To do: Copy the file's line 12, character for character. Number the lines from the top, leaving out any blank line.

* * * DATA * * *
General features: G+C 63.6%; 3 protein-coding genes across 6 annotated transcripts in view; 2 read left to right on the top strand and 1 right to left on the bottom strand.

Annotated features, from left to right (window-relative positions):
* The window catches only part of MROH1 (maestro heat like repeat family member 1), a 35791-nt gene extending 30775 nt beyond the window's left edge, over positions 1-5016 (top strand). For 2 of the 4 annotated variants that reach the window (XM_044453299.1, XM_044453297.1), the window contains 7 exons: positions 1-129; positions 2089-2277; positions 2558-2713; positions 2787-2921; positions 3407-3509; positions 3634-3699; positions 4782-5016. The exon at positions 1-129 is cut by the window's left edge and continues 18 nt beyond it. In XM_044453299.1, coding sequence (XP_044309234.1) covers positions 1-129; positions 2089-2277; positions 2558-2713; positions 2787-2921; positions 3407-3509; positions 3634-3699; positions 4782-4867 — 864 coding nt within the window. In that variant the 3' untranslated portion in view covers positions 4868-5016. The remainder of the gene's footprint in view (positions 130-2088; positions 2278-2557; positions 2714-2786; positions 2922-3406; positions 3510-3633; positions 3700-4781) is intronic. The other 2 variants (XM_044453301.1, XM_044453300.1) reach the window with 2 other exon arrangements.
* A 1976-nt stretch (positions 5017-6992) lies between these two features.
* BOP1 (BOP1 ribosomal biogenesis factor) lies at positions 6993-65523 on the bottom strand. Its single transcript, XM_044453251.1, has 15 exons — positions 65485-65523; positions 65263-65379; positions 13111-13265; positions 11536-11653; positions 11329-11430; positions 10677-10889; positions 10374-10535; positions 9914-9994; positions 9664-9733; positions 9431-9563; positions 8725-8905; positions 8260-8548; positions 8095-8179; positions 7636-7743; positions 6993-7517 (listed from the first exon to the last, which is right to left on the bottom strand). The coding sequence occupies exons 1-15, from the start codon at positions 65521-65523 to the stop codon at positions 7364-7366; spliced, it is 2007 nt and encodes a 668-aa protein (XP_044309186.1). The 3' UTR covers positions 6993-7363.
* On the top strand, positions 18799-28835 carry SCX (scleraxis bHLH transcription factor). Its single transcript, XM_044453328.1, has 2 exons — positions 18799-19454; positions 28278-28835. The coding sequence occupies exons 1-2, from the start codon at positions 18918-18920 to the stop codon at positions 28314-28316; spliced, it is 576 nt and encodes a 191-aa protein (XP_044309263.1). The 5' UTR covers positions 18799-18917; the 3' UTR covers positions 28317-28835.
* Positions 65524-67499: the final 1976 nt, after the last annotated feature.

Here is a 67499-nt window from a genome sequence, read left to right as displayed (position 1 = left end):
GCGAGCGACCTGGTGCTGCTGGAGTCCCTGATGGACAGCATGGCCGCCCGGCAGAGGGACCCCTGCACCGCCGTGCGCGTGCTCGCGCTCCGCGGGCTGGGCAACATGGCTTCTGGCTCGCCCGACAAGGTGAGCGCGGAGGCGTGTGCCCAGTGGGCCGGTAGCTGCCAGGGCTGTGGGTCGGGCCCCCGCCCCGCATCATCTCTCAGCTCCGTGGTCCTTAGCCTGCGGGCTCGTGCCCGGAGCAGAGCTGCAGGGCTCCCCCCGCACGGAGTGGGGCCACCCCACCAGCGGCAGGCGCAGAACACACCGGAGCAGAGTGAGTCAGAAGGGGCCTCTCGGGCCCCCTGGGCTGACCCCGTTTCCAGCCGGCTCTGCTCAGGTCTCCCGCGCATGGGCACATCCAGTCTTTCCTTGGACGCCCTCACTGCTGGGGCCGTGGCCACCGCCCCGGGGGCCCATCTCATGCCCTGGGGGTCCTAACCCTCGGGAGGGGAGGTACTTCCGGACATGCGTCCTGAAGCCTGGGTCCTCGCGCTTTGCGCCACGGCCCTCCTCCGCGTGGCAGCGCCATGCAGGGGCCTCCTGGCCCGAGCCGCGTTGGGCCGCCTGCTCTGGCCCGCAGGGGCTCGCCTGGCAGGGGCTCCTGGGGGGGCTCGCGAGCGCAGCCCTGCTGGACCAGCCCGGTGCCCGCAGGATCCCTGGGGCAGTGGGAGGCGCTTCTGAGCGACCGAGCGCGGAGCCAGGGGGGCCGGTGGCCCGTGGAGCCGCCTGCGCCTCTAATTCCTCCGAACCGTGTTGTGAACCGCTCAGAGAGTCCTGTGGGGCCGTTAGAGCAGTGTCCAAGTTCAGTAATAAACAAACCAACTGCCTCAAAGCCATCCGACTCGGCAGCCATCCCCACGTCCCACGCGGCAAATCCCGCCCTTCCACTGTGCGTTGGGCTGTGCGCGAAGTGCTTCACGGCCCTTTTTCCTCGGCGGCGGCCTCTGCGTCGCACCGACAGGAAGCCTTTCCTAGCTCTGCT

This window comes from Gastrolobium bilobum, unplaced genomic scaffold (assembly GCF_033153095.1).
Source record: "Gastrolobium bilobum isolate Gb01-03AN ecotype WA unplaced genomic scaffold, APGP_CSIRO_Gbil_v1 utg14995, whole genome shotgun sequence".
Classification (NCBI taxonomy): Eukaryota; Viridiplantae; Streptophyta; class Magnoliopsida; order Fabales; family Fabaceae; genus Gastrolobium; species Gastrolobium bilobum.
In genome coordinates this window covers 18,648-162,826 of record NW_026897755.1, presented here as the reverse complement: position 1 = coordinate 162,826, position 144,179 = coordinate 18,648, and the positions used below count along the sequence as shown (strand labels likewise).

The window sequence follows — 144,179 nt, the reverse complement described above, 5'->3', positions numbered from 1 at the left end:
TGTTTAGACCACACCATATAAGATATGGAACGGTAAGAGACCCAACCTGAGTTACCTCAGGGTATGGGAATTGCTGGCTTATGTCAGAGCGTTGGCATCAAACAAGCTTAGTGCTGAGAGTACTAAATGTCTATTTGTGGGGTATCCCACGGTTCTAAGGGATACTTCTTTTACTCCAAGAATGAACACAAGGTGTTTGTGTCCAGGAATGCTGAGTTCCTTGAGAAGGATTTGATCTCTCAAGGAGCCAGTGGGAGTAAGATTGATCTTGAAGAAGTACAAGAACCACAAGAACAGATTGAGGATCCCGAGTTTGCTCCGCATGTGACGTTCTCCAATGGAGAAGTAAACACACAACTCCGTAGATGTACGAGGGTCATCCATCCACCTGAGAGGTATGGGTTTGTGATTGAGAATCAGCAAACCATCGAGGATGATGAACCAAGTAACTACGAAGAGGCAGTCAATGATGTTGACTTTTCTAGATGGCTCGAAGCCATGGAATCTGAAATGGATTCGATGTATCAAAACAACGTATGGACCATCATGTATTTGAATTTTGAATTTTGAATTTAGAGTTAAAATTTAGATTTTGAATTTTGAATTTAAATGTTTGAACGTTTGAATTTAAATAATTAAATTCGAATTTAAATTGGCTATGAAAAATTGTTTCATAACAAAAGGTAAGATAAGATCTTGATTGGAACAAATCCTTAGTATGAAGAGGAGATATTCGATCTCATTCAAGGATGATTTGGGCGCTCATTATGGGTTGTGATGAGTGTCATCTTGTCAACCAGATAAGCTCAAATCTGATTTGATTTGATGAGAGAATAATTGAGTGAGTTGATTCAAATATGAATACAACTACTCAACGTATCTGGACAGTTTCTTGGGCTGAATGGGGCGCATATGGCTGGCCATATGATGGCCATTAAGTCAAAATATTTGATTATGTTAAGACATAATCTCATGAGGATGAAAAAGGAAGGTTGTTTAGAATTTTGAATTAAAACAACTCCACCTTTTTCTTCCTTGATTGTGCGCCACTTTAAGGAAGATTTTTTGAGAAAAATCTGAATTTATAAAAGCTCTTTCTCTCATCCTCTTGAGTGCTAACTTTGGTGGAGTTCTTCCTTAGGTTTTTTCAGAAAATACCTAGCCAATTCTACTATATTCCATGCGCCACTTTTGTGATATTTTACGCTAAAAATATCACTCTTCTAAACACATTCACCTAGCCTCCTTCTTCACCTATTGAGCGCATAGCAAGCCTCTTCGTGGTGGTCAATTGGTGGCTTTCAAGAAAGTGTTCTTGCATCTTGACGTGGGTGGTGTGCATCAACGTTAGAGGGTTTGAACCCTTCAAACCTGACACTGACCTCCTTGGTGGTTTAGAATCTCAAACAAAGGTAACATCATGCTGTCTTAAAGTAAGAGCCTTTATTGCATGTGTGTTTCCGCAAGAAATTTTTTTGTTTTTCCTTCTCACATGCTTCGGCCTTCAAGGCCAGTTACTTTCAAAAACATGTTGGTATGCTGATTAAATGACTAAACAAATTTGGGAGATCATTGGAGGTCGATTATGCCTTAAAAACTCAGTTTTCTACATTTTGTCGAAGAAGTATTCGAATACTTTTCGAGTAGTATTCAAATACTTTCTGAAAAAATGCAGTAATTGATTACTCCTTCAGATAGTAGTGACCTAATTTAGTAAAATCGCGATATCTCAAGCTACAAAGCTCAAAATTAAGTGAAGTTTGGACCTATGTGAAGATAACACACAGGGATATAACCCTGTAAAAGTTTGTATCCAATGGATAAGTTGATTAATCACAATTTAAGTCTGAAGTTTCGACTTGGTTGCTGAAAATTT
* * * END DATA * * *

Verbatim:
Classification (NCBI taxonomy): Eukaryota; Viridiplantae; Streptophyta; class Magnoliopsida; order Fabales; family Fabaceae; genus Gastrolobium; species Gastrolobium bilobum.